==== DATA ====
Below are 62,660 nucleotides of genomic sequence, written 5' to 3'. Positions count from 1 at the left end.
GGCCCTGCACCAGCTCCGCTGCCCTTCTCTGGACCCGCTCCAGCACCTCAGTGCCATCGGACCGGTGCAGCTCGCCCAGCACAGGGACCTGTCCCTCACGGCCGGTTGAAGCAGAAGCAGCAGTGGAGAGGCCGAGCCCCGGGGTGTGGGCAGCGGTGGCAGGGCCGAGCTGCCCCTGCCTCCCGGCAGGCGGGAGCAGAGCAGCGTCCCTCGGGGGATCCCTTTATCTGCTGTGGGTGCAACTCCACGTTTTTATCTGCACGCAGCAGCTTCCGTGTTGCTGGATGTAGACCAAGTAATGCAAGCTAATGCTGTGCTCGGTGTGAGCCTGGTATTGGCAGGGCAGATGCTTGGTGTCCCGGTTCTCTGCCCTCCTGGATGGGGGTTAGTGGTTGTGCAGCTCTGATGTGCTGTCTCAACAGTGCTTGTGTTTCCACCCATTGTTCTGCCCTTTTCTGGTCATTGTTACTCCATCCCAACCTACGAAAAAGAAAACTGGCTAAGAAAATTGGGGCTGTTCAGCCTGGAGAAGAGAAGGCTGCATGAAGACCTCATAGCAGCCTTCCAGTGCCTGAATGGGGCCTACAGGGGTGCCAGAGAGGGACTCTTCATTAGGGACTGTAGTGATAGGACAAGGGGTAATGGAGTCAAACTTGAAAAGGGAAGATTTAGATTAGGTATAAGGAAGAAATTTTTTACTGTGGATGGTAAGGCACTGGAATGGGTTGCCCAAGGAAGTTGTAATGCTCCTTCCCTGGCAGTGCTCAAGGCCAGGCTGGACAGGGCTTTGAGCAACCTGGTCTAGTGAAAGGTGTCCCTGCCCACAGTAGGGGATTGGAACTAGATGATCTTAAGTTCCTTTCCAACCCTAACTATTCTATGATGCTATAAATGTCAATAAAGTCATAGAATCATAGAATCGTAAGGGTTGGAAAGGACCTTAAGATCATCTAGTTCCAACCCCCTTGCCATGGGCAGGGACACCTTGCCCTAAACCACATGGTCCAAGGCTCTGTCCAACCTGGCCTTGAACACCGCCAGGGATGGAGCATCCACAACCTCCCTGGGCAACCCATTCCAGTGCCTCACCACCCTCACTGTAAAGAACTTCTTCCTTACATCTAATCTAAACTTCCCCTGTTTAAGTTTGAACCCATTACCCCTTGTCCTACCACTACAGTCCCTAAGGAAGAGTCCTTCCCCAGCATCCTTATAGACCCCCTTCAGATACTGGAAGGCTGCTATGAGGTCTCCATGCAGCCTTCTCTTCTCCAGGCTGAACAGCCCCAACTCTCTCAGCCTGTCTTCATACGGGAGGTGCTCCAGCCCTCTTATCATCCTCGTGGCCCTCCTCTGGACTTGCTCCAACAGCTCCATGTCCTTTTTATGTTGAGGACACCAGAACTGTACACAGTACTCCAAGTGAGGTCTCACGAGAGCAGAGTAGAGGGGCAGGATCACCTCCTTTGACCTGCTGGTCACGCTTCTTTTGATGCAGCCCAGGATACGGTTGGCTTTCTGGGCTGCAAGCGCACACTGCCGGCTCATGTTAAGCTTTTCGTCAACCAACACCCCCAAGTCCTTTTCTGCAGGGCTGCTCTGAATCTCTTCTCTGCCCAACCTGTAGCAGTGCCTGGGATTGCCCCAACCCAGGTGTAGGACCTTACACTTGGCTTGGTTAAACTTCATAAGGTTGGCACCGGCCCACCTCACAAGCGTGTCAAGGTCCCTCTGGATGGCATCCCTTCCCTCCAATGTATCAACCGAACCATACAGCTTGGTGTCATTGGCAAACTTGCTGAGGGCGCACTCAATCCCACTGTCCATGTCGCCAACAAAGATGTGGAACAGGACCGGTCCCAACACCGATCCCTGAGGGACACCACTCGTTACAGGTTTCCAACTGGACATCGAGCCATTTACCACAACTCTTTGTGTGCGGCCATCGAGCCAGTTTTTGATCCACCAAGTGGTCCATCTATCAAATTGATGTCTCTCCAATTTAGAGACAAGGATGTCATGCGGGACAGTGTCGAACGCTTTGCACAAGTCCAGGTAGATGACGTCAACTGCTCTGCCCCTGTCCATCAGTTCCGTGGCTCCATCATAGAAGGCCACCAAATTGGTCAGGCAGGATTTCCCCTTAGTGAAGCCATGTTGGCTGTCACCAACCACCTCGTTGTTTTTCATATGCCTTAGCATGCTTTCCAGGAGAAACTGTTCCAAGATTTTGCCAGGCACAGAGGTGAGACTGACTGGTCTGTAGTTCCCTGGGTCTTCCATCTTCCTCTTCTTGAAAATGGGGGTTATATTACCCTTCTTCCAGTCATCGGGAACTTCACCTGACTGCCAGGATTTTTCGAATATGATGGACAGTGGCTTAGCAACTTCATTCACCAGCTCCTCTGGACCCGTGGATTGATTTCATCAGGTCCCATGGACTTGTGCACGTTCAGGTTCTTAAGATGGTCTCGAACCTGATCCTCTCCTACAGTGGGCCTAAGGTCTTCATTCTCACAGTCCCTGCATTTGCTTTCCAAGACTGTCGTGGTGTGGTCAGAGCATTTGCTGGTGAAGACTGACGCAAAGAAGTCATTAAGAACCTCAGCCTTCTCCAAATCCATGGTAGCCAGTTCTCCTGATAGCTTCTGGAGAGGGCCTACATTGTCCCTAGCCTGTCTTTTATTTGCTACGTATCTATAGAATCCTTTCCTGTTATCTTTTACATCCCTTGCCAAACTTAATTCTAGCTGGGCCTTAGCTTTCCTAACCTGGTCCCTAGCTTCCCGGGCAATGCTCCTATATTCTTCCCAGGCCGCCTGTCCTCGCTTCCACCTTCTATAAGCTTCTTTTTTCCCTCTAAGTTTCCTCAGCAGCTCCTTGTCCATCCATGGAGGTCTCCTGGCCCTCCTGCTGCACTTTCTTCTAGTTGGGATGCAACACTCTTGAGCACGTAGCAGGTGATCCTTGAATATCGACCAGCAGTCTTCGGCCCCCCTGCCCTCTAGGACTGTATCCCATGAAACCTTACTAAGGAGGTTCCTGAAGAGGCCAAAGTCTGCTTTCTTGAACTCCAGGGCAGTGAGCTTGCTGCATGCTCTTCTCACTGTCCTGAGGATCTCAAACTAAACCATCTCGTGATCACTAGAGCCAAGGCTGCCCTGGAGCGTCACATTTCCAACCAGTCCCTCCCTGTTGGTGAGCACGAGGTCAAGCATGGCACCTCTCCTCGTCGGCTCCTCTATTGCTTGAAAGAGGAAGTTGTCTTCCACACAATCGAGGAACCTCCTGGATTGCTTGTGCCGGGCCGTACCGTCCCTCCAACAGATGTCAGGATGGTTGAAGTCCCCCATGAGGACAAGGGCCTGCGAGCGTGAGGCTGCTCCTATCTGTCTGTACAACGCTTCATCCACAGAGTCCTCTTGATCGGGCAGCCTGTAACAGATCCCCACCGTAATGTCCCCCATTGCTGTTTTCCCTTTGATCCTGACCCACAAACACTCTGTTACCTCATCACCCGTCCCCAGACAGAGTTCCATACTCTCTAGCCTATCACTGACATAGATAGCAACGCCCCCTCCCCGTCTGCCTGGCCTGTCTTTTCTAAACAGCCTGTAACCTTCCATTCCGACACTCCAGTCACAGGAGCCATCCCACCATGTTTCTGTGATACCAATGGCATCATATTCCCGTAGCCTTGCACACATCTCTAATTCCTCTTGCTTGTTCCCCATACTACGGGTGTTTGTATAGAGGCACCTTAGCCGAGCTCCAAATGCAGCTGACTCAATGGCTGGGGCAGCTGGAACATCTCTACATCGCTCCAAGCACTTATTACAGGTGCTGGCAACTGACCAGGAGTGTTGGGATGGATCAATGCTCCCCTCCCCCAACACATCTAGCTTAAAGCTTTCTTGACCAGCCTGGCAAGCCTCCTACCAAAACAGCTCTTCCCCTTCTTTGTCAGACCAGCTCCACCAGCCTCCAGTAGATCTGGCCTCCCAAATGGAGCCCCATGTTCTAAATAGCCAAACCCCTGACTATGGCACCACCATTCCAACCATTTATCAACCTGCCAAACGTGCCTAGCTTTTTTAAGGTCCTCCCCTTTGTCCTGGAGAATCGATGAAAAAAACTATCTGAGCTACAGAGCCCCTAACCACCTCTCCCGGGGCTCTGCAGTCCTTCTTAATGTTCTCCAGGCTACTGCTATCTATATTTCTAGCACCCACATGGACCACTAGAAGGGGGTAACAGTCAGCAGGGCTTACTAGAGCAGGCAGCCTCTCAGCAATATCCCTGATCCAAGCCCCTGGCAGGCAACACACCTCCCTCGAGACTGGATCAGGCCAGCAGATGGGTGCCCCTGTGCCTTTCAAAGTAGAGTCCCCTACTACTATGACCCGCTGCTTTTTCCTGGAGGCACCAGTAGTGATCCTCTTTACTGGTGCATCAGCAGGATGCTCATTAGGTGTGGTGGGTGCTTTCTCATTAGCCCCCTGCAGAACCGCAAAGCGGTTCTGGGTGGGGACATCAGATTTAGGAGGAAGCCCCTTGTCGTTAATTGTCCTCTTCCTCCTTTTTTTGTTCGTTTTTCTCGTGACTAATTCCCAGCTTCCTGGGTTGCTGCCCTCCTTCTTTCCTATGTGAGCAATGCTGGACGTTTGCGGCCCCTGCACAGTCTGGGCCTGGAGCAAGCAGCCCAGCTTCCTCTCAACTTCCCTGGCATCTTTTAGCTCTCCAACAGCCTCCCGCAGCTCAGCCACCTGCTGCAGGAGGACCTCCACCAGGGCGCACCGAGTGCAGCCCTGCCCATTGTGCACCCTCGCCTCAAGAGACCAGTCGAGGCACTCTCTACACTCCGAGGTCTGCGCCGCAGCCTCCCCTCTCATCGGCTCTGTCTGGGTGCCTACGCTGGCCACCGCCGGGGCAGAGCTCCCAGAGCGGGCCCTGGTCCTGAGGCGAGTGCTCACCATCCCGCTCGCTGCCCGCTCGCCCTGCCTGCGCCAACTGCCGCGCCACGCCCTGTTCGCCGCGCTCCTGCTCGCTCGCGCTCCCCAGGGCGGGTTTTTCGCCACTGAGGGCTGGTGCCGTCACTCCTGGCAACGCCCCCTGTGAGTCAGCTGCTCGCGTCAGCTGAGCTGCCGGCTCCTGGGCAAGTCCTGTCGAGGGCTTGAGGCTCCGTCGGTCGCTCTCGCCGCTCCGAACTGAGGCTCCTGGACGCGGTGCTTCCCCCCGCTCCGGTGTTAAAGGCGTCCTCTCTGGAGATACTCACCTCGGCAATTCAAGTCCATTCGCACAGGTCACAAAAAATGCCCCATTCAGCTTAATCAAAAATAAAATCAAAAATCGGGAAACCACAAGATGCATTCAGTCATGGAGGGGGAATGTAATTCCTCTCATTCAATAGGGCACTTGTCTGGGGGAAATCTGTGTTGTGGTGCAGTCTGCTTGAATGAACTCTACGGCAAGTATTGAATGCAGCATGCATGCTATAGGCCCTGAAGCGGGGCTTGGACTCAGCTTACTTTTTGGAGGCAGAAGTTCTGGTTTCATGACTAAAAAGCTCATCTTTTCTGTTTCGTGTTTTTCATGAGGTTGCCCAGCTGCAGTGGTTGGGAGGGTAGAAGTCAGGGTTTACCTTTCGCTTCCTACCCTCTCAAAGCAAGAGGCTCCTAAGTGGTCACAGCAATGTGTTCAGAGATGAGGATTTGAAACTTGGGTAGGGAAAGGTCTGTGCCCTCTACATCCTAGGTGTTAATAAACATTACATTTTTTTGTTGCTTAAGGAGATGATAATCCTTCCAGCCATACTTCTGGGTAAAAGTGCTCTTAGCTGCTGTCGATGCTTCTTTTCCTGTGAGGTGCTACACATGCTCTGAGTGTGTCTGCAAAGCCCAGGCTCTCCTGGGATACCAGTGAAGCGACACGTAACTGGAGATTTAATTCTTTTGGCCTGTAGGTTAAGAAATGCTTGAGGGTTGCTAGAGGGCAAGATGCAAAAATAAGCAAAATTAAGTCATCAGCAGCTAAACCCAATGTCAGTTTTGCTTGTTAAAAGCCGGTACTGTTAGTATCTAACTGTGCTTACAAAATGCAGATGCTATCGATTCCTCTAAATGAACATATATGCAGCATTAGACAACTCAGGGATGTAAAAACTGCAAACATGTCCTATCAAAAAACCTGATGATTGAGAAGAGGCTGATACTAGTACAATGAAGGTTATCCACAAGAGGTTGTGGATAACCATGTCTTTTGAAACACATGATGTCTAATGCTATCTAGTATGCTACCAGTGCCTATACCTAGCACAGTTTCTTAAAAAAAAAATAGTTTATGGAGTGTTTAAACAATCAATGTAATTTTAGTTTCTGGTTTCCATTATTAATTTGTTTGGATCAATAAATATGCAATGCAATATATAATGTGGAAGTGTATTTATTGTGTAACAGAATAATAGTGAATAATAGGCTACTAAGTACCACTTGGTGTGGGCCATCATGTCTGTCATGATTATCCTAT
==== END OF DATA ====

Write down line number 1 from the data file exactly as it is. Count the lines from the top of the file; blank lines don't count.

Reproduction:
Below are 62,660 nucleotides of genomic sequence, written 5' to 3'. Positions count from 1 at the left end.